On 1 June, UNESCO convened politicians and experts from across the world to a conference entitled “Circulation of Cultural Property and Shared Heritage: What New Perspectives” , as part of its mandate as the UN’s cultural organisation and in keeping with its vocation to serve as an international laboratory of ideas.
The conference took place at a time of growing public debate concerning the circulation and sharing of cultural property preserved in museums, institutions and sites situated away from the countries or communities that produced them – issues that are both complex and compelling.
“The subject encompasses questions of identity, memory, sovereignty, which are not only legal but also diplomatic, political, historical, philosophical and ethical […] To trace these seized, looted, displaced works is to trace the world’s violent history,” declared UNESCO Director-General Audrey Azoulay  in her opening message. Ms Azoulay stressed the need for dialogue and for openness to emerging modalities of cooperation.
Patrice Talon, President of Benin, insisted that cultural objects are essential to the history and identity of nations and peoples, as well as to their development. “Benin remains convinced of one thing: whatever the historical circumstances of relocation of goods, cooperation and partnership remain the most effective means for their renaissance and their lasting influence for the benefit of all.”
A keynote address by Professor Bénédicte Savoy, art historian at the Technische Universität Berlin and (Germany) and Professor, Collège de France (France), contextualized the debate stressing that European museums needed to be recognized for their work in preserving and shedding light on cultural heritage but that this could not be kept apart from questions concerning the provenance of some of their collections, notably those acquired during the colonial period. Retracing the evolution of public discourse on sensitive questions concerning these collections, including UNESCO‘s work in this area, over the past 40 years, she noted a lack of progress and an urgent need for action. “Mindsets can evolve. As with all taboo subjects or stories of family secrets […] we must talk openly for things to change.“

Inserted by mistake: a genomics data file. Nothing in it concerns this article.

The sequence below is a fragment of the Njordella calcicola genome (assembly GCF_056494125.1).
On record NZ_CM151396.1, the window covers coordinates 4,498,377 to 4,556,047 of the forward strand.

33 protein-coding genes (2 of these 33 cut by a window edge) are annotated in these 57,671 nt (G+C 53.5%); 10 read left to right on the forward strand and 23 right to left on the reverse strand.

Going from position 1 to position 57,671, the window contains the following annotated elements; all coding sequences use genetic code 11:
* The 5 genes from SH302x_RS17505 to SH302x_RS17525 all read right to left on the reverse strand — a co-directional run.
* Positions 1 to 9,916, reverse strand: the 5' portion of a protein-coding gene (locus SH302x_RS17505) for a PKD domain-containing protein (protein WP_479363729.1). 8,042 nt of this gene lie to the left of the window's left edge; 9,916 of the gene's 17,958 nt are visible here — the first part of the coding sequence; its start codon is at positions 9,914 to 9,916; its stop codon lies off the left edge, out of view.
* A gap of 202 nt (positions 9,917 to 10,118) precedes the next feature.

Ministers from Benin, France, Gabon, Germany, Jordan, Lebanon, Peru, and Senegal presented their political, economic, and cultural visions of the subject. Senegal’s Minister of Culture, Abdou Latif Coulibaly, underscored that restitution is legitimate, and that “Africa is ready” to house collections in museums on a par with the standards of Western institutions.
The French Minister of Culture, Françoise Nyssen, said that the emergence of new political will and modalities for restitution, sharing, access and cooperation meant we are “not hostage to the practices of the past.” Monika Grütters, representing the German government, said her country was open to discussing restitution and had developed guidelines to that end. Germany is keen to work with concerned countries and institutions, the Minister said.
Ministers of Culture also discussed cooperation in terms of illicit trafficking and the UNESCO 1970 Convention on the Meand of Prohibiting and Preventing the Illicit Import, Export and Transfer of Ownership of Cultural Property . Patricia Balbuena Palacios (Peru) highlighted the problem of heritage theft and trafficking plaguing her country and much of Latin America. In 2016 Peru and Switzerland signed an agreement on the international transfer of cultural property and modalities for cooperation, which led to the repatriation of 66 stolen cultural objects to date. Ghattas Khoury (Lebanon) explained the legal case of the Bull’s Head of the Temple of Eshmun, whose restitution was made possible in 2018 with assistance from the US authorities.